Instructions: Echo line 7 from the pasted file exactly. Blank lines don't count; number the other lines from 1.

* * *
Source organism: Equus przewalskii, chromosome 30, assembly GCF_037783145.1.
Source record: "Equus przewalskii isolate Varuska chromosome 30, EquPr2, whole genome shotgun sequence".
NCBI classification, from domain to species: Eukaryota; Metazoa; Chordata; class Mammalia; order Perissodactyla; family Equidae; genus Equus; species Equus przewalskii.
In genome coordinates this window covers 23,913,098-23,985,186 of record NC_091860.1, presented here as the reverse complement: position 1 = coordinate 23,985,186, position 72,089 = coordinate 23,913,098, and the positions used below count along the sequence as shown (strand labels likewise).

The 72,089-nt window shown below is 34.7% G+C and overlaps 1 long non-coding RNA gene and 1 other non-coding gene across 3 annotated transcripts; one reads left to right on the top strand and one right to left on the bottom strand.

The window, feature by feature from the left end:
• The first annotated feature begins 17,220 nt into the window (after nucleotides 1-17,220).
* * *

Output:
• The first annotated feature begins 17,220 nt into the window (after nucleotides 1-17,220).